Commercial Use: Why don’t more businesses adopt the Bored Ape Yacht Club license and allow buyers to make commercial uses of NFTs?

  • If you’ve heard me give talks about NFTs and the accompanying licenses that come with the sale, you know that it’s common for NFT licenses to prohibit the buyer from making commercial uses of the associated content or artwork. It’s typical to limit the buyer of an NFT to noncommercial uses of the work.
  • For example, the NFT license for the NBA’s popular Top Shots “Moments” has a fairly lengthy set of prohibitions against commercial uses of the video highlights associated with the NBA’s NFTS:
    • “(vi) Restrictions on Ownership.  You agree that you may not, nor permit any third party to do or attempt to do any of the foregoing without our (or, as applicable, our licensors’) express prior written consent in each case: . . .
    • (d) use the Art for your Purchased Moment in movies, videos, or any other forms of media, except to the limited extent that such use is expressly permitted in these Terms or solely for your own personal, non-commercial use; (e) sell, distribute for commercial gain (including, without limitation, giving away in the hopes of eventual commercial gain), or otherwise commercialize merchandise that includes, contains, or consists of the Art for your Purchased Moment; (f) attempt to trademark, copyright, or otherwise acquire additional intellectual property rights in or to the Art for your Purchased Moment; or (g) otherwise utilize the Art for your Purchased Moment for your or any third party’s commercial benefit.
  • Even the now legendary collection of CryptoPunk NFTs by the NFT pioneer Larva Labs reportedly limits the NFT buyer’s uses of the CryptoPunk artwork to noncommercial uses.
  • Against this backdrop, Yuga Labs’ license for sales of the Bored Ape Yacht Club (and the companion Mutant Ape Yacht Club) stands out.
  • The Bored Ape license and Mutant Ape license allow buyers to make commercial uses of the images of Bored Apes associated with the NFTs the buyers purchased.

I find the Bored Ape License’s allowance of commercial uses to be pure genius. In fact, it’s crazy that more businesses and NFT producers are not adopting it.

  • Why? Well, think about it. If buyers can monetize the NFT artwork, they will pay more for it!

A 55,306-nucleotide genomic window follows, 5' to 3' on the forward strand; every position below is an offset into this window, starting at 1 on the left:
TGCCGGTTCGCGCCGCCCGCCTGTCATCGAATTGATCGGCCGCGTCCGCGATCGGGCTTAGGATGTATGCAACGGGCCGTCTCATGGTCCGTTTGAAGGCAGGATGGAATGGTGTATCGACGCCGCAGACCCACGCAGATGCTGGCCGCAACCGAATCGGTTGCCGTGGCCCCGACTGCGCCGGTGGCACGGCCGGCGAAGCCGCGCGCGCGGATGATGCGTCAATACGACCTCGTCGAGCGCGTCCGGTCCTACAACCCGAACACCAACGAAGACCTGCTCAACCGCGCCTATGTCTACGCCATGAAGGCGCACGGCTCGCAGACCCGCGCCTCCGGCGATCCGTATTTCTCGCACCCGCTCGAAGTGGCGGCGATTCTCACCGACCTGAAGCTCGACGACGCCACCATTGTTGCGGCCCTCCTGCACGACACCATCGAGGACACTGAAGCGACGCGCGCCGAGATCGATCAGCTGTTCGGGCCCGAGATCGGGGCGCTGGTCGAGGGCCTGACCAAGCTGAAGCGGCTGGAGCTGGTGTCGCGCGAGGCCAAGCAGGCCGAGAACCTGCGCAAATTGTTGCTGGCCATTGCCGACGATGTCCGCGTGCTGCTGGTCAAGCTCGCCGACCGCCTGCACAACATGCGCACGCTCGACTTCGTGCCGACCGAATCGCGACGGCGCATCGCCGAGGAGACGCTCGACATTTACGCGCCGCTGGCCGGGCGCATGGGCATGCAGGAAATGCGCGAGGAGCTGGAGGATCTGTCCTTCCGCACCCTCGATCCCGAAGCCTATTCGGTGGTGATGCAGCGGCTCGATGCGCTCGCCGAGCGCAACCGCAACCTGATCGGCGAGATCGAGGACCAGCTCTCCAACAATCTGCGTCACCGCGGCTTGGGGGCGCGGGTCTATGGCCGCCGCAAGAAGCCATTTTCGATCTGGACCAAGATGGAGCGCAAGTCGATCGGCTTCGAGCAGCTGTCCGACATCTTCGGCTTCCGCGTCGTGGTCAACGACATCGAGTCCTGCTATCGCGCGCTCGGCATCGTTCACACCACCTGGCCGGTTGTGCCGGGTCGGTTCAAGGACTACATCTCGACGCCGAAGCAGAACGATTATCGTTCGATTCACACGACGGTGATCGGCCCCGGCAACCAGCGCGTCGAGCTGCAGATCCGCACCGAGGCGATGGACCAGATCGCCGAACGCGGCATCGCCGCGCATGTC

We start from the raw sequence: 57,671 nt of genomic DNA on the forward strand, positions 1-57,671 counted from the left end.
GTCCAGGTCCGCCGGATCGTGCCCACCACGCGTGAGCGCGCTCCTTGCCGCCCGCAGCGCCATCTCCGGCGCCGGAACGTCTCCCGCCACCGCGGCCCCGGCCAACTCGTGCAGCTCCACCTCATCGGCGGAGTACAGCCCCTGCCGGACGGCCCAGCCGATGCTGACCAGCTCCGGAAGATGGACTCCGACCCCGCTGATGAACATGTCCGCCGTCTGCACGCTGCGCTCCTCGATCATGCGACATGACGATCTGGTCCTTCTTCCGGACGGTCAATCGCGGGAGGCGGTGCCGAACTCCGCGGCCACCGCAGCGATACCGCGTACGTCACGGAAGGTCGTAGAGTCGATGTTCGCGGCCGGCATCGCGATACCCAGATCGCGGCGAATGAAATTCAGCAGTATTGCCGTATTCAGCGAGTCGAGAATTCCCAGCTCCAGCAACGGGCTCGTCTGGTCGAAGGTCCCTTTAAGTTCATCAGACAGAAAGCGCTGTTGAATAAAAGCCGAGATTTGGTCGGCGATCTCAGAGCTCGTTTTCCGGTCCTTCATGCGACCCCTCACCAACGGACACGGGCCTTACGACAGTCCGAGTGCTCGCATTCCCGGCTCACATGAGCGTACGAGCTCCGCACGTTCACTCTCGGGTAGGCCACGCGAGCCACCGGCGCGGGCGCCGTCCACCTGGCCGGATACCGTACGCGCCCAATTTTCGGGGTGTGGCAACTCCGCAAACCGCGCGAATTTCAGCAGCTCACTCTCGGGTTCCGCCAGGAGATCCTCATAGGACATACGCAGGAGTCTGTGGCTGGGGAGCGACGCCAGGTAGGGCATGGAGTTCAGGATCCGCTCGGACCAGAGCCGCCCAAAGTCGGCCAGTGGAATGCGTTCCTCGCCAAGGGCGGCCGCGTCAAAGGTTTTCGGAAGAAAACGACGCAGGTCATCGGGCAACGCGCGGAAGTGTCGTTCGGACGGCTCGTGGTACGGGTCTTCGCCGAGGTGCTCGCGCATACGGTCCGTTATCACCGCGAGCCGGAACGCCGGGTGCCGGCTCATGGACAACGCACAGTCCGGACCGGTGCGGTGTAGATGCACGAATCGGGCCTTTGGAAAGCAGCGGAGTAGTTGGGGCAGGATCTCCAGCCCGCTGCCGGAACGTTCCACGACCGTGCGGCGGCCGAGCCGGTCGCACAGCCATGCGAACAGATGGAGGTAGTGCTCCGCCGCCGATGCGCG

• Plus, the business model becomes decentralized. Instead of hiring employees to build the ecosystem for NFTs, the NFT producer enlists creative, passionate buyers of the NFTs to do so. This approach is not only a business model, it also is a collaborative, decentralized mode of creativity. I call it De-Collab for short. Instead of having centralized planning of all the uses of a company’s intellectual property, the company opens up its core intellectual property to others to not only monetize, but to create derivative works from.
  • And just look at the results. Jimmy McNelis, owner of 4 Bored Ape NFTs, signed a music deal with Universal Music’s 10:22PM label to create a band, Kingship, for the metaverse. Not to be outdone, Timbaland has launched Ape-In Productions, teaming with owners of Bored Apes, to create a hip-hop band of Bored Apes for the metaverse.
  • As reported by “economist” on Medium, other examples of buyer’s commercial uses of Bored Apes include: (1) “Bored Ape IPA,” and (2) using Bored Apes to promote a business or in advertising.
  • Ty Hallburton used his Bored Ape on his basketball shoes in an NBA game. Steph Curry and Jimmy Fallon are also proud owners of BAYC NFTs.
  • It’s no surprise that the Rolling Stone reported that the Bored Ape Yacht Club NFTs have already spurred a $1 billion ecosystem around the characters of the Bored Apes. Other businesses should take note.
  • UPDATE Nov. 18, 2021: I’ve posted a research paper on the “Bored Ape Business Model: Decentralized Collaboration Via Blockchain and NFTs.”